Posted on Freedom Advocates on February 26th 2010
By [post_author] – On February 10, 2010 USDA announced that it will revise the National Animal Identification System (NAIS) policy and offer a new approach to achieving animal disease traceability.
The new policy:
- Drops the title NAIS and is called the “Federal Animal Disease Traceability System.”
- Changes the title for premise registration to unique location identifier.
- Will include all producers whose animals move in interstate commerce crossing state lines.
- Provides for an end run to get around state laws prohibiting forced NAIS premise registration pointing out, “This is not NAIS.”
USDA concedes in their fact sheet that they were forced to once again alter their animal identification proposal due to the opposition of the American public, and that after five years they had achieved only one third of their goal of premise registrations and were slipping years behind their deadlines. However, this is not the first time USDA has revised their wording and reshuffled the deck to get the public to register their premises and their animals with them.
While some concessions to public opinion have been recognized in the new proposal, they make it crystal clear that they intend to enforce an animal identification program affecting all animals that cross state lines. They give no listing of species affected other than “all.” They say that the details of how to meet their criteria can be worked out by the states but USDA standards must be met in order for a state`s animals to be moved across state lines. This approach is not new as USDA has been saying all along that they would enforce animal ID compliance through commerce and they are playing that as their trump card.
USDA is telling the states to “handle ID however you want but before you can move your animals across state lines you are going to do as we say.”
They intend to keep parts of the NAIS program in play such as not releasing those who registered their premises and continuing use of the official NAIS identification tags which begin with the number 840 as well as premise registrations under a new name. They contend that too many tax payer dollars have already been invested in NAIS to scrap all aspects and they plan to use money already allocated for NAIS in the new plan. They are also aware that their cohorts such as the tag manufactures have investments in NAIS which they must protect.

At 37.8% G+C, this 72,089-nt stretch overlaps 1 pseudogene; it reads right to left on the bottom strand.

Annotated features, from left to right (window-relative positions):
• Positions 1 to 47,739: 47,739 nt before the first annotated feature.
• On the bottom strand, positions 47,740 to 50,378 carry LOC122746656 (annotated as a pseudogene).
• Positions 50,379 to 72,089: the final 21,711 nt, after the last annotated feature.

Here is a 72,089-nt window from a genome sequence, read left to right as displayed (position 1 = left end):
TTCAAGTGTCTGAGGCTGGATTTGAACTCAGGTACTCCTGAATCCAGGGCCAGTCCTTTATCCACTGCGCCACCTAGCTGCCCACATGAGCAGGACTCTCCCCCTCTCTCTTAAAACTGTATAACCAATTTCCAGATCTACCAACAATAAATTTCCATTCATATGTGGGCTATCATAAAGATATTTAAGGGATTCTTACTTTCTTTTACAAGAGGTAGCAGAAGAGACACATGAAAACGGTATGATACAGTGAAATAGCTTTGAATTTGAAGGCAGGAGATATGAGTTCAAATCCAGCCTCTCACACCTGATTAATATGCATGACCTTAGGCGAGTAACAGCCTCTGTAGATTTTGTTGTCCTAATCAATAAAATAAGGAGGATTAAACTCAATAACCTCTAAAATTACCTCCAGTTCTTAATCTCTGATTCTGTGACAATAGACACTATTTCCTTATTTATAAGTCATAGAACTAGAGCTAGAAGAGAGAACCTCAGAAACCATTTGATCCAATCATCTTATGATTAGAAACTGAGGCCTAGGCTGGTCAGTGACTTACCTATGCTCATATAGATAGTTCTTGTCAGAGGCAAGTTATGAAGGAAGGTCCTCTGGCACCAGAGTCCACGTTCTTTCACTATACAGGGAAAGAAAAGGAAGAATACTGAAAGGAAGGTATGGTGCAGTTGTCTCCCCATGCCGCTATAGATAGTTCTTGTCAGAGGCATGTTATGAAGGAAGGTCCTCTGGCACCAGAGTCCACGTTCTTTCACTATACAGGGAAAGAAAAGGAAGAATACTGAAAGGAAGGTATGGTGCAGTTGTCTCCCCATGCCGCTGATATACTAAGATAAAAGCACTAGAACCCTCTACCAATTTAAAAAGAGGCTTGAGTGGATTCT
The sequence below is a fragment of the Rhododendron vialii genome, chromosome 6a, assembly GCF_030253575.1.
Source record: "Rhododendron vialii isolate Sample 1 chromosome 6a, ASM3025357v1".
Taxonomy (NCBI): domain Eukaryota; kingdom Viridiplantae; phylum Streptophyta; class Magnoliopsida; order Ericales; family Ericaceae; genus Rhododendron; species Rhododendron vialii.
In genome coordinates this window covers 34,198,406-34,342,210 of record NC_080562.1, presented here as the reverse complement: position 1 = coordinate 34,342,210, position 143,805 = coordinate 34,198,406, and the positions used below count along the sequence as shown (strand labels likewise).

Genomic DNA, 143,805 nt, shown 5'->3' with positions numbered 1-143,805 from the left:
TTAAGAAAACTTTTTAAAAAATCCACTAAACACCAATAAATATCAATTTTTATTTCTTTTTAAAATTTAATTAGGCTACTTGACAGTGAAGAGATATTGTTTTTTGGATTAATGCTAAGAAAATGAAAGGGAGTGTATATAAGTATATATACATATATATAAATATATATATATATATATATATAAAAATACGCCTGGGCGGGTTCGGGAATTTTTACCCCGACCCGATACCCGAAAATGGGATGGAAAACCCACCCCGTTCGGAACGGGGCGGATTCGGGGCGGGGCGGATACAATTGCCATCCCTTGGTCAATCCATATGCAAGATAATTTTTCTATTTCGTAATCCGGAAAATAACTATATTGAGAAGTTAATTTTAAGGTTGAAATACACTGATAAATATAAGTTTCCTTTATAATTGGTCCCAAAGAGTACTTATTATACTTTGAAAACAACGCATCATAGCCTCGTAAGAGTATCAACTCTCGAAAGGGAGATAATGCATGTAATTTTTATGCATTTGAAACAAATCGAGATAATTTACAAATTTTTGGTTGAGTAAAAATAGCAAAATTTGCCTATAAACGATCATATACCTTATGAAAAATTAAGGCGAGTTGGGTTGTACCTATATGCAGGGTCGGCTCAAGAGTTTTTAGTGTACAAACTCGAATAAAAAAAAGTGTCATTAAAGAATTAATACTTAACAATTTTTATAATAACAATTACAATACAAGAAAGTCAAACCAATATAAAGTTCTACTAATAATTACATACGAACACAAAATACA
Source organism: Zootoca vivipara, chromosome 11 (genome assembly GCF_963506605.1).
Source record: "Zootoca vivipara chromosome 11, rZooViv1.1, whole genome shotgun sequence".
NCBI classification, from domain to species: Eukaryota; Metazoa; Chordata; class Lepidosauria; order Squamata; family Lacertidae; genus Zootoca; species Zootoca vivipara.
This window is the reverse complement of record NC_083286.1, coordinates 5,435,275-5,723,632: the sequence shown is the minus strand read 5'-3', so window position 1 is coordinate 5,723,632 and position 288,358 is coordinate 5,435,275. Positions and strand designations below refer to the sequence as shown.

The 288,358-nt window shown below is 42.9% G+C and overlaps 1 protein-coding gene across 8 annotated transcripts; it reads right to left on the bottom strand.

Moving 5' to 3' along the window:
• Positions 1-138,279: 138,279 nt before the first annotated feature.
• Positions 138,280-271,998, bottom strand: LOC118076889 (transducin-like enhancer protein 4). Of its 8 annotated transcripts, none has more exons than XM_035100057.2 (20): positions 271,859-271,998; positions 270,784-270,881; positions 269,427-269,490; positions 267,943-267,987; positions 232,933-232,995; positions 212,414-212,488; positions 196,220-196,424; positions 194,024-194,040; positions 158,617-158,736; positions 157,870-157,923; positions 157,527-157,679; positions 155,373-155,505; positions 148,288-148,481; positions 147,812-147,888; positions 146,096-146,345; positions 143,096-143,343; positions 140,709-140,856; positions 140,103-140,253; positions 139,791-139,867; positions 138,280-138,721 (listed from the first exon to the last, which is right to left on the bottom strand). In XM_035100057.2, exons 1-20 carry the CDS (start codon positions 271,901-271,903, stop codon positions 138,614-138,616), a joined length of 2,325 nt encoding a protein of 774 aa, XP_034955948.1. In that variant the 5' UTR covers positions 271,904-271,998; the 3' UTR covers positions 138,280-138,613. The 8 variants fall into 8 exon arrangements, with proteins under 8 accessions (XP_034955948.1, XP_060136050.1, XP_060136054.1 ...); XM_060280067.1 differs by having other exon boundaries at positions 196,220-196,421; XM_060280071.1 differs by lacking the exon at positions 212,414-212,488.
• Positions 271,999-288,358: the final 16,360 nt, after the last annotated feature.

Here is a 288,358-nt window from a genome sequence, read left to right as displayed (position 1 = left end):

The new approach hopes to remove one block of opposition as they exclude animals that will not enter interstate commerce. They say animals kept within the state will not be included in the ID program. However, keep in mind that the “commerce clause” which has ruled the land since the 1940`s says that even if a product is not sold interstate it has an effect on commerce by virtue of it not being sold. So proceed with caution. There could be a big bump in the road.
This fact sheet states over and over that the details of the program will be worked out with the states, industry and even mentions producers and organic and small farmers as being given a voice. But at the same time they point out many times in no uncertain terms some of the things the framework will include. One has to wonder how much of this is already entrenched in their plans just as the original NAIS plans were before that plan was launched. We hope they really are going to listen to the citizens this time around. We do have their attention and have caused them to have to lick their calf over. But they have left a trail of deceit and distrust so we look at this new approach with skepticism at best.
My wife asks why I cannot find something good to say, so I will. I commend USDA for repeating and making clear that the ID program is not a food safety program as many politicians and uninformed proponents have stated. Both the former version and the present one deal with animal health only and ends with the life of the animal. Period.
This whole episode proves that the citizens are still in charge if they will stand on their hind legs and put out the effort to be heard and reckoned with. This particular issue is far from settled as the bureaucrats and their allies will keep trying to have their way with our property and our lives. But they can win only if we let them.
NAIS Renamed Federal Animal Disease Traceability System by C. Russell Wood, President, Ozarks Property Rights Congress
NAIS is Not Dead, Just Renamed by Carolin Burch
The Global Safety Cult and the Abolition of Private Property by William Roberts
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